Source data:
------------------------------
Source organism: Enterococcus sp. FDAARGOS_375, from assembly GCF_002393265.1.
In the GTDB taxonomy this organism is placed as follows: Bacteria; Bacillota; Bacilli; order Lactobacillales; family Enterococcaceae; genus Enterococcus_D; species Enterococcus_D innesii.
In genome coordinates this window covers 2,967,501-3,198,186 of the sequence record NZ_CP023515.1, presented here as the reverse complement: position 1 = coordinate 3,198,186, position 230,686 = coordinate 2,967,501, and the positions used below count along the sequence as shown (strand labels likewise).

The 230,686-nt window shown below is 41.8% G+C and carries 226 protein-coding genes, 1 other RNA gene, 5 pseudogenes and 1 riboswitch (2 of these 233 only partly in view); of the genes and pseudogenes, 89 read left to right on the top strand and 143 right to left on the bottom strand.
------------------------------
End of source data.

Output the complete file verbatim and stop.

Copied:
Source organism: Enterococcus sp. FDAARGOS_375, from assembly GCF_002393265.1.
In the GTDB taxonomy this organism is placed as follows: Bacteria; Bacillota; Bacilli; order Lactobacillales; family Enterococcaceae; genus Enterococcus_D; species Enterococcus_D innesii.
In genome coordinates this window covers 2,967,501-3,198,186 of the sequence record NZ_CP023515.1, presented here as the reverse complement: position 1 = coordinate 3,198,186, position 230,686 = coordinate 2,967,501, and the positions used below count along the sequence as shown (strand labels likewise).

The 230,686-nt window shown below is 41.8% G+C and carries 226 protein-coding genes, 1 other RNA gene, 5 pseudogenes and 1 riboswitch (2 of these 233 only partly in view); of the genes and pseudogenes, 89 read left to right on the top strand and 143 right to left on the bottom strand.